If you want to write, I’d suggest reading Brenda Ueland’s If You Want to Write. It is incredibly inspiring and empowering.

One of my favorite excerpts:

“…it is the way you are to feel when you are writing–happy, truthful and free, with that wonderful contented absorption of a child stringing beads in kindergarten. With complete self-trust. Because you are a human being all you have to do is to get out truthfully what is in you and it will be interesting, it will be good.”

If you write, if you journal, if you blog…please keep doing it. It is your art, your style, and no one can tell you that it’s not good…no one but yourself, and you don’t have to listen.

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I leave you with another excerpt from Brenda Ueland’s If You Want to Write:

“…when you write, if it is to be any good at all, you must feel free–free and not anxious. …I hate orthodox criticism. I don’t mean great criticism, like that of Matthew Arnold and others, but the usual small niggling, fussy-mussy criticism, which thinks it can improve people by telling them where they are wrong, and results only in putting them in straightjackets of hesitancy and self-consciousness, and weazening all vision and bravery. I hate it not so much on my own account, for I have learned at last not to let it balk me. But I hate it because of the potentially shining, gentle, gifted people of all ages, that it snuffs out every year. It is a murderer of talent.”

Don’t be snuffed out. Whatever it is you desire to do, find a way to do it. Write, create, take pictures, craft, mother, bake, dance, run…and do it happily, truthfully, and freely.

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Monday’s back to regular posting.

Looking forward to sunshine this weekend.

Observance and Writing

I wasn’t a very observant person in my early twenties. I thought about what my hair looked like, if my skin was broken out or not and what people were thinking about me. And that last one? One of the most powerful realizations one can come to in life is accepting that people are not thinking about you. They’re thinking about themselves. That sounds harsh, but it’s true. If you only realized how much people don’t recognize your hair or your skin or your jean size because they’re worried about their own hair, skin and jean size–well, it takes a lot of pressure off. Thank God.

I’ve always thought about people in an “Are they hurting?” kind of way because I believe that’s a special gift I was given. My parents say when I was very young, on more than one occasion, I asked to leave my family’s table at a restaurant to sit with elderly who ate alone because it made me sad. My presence could have very well annoyed these poor grandmas who, for the love of God, just wanted a chance to be alone, but that gift of knowing when to butt out of people’s lives and let them be hadn’t yet been bestowed. I’m still waiting for that one.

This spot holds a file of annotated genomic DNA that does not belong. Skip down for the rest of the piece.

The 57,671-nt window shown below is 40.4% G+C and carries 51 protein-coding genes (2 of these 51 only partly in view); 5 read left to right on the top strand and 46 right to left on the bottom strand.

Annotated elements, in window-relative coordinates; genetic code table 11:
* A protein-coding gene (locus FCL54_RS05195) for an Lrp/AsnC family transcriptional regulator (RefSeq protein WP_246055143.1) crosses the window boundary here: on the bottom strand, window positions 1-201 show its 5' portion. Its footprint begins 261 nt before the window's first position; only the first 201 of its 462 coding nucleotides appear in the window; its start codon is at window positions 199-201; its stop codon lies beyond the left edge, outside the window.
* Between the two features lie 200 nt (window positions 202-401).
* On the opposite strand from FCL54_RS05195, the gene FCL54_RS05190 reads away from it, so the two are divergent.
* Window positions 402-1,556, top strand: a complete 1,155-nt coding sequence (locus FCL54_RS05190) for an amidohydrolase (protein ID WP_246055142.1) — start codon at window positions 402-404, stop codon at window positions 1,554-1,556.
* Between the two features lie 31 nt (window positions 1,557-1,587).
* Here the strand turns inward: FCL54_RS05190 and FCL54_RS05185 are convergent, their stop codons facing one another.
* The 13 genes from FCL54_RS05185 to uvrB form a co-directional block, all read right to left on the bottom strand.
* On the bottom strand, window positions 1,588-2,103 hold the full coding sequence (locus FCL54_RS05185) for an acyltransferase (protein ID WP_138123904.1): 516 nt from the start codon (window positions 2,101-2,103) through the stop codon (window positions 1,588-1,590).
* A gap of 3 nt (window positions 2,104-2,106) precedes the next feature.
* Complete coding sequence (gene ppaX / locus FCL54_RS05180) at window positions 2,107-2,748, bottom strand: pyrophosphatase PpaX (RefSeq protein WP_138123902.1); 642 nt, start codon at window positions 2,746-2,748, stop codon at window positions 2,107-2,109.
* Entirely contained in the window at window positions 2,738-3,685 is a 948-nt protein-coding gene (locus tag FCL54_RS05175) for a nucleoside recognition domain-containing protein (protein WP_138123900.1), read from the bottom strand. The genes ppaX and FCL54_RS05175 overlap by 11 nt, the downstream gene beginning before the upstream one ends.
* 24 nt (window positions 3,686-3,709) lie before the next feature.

So I thought a lot about myself. And I thought about people who were hurting–at least the ones in my direct line of vision. But that was about it. The rest of the world, the lessons hidden in my environment, the way light hits the trees late in the afternoon or how, if you look closely, snowflakes aren’t just flakes but intricate symmetrical crystals–I didn’t take the time to really notice.

It used to drive my dad crazy. We drove to work together during my college breaks, and he’d point out everything on our hour drives–flowers, houses with cool front doors, new coffee shops with eye-catching signs.

“Did you see those hostas back there? They were huge!,” he’d exclaim. And I’d answer “What hostas?” because I was too busy thinking about how my thighs looked huge when I wore hospital scrubs or how poorly my dark hair took the latest blonde dye job.

He’d scold me. “You don’t notice things.” And I’d argue “Yes I do,” quickly covering my lack of observance with the first hint of beauty I saw out the car window. “Those tulips–yes, I saw them.” He’d laugh and remind me of just how oblivious I was to my environment, digging up the Proof of All Proof stories–that one time when I was pulling out of my friends’ driveway, unaware of the three bags of garbage directly behind my car. The story goes, as my friends jumped up and down, waving and shouting, alerting me of the garbage, I waved back thinking it was just an enthusiastic goodbye. And I kept driving and waving, ripping garbage bags to shreds and dragging pop cans and milk jugs and moldy paper towels down the dirt road. Still waving. Still smiling. Because those sweet friends were giving me the enthusiastic goodbye of a lifetime. So, I guess I couldn’t argue with that story. Yes, I was oblivious to a lot of things.

A lot happened in the ten years that followed. I became a mom which is huge. You suddenly notice everything–tiny toes, new teeth buds, the first red dot of a diaper rash. You write sonnets about your kid’s eyelashes. You study the way their chest rises and falls when they sleep.